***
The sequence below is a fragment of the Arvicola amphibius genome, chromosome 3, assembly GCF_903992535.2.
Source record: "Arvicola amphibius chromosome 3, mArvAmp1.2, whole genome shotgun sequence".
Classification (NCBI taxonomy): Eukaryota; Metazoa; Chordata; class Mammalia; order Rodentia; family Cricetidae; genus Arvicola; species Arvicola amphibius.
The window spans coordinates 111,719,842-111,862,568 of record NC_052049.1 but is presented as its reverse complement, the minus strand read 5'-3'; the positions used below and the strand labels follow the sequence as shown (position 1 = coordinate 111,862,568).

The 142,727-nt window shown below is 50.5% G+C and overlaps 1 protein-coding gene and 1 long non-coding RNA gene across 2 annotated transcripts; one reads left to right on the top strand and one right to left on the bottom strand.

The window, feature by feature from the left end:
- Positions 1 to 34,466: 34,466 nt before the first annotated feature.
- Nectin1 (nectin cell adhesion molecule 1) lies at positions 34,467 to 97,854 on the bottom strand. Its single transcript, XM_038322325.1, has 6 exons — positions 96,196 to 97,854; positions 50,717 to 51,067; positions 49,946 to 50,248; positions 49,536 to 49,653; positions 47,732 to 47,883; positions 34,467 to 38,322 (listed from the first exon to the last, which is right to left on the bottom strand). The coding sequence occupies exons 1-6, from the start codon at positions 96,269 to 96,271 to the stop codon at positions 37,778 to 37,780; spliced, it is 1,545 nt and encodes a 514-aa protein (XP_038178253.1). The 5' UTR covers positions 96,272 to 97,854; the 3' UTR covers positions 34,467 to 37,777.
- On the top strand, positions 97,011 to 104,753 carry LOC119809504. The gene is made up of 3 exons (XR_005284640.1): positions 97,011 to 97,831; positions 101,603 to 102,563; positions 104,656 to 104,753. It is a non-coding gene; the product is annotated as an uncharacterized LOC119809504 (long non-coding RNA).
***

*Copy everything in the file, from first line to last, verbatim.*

The sequence below is a fragment of the Arvicola amphibius genome, chromosome 3, assembly GCF_903992535.2.
Source record: "Arvicola amphibius chromosome 3, mArvAmp1.2, whole genome shotgun sequence".
Classification (NCBI taxonomy): Eukaryota; Metazoa; Chordata; class Mammalia; order Rodentia; family Cricetidae; genus Arvicola; species Arvicola amphibius.
The window spans coordinates 111,719,842-111,862,568 of record NC_052049.1 but is presented as its reverse complement, the minus strand read 5'-3'; the positions used below and the strand labels follow the sequence as shown (position 1 = coordinate 111,862,568).

The 142,727-nt window shown below is 50.5% G+C and overlaps 1 protein-coding gene and 1 long non-coding RNA gene across 2 annotated transcripts; one reads left to right on the top strand and one right to left on the bottom strand.

The window, feature by feature from the left end:
- Positions 1 to 34,466: 34,466 nt before the first annotated feature.
- Nectin1 (nectin cell adhesion molecule 1) lies at positions 34,467 to 97,854 on the bottom strand. Its single transcript, XM_038322325.1, has 6 exons — positions 96,196 to 97,854; positions 50,717 to 51,067; positions 49,946 to 50,248; positions 49,536 to 49,653; positions 47,732 to 47,883; positions 34,467 to 38,322 (listed from the first exon to the last, which is right to left on the bottom strand). The coding sequence occupies exons 1-6, from the start codon at positions 96,269 to 96,271 to the stop codon at positions 37,778 to 37,780; spliced, it is 1,545 nt and encodes a 514-aa protein (XP_038178253.1). The 5' UTR covers positions 96,272 to 97,854; the 3' UTR covers positions 34,467 to 37,777.
- On the top strand, positions 97,011 to 104,753 carry LOC119809504. The gene is made up of 3 exons (XR_005284640.1): positions 97,011 to 97,831; positions 101,603 to 102,563; positions 104,656 to 104,753. It is a non-coding gene; the product is annotated as an uncharacterized LOC119809504 (long non-coding RNA).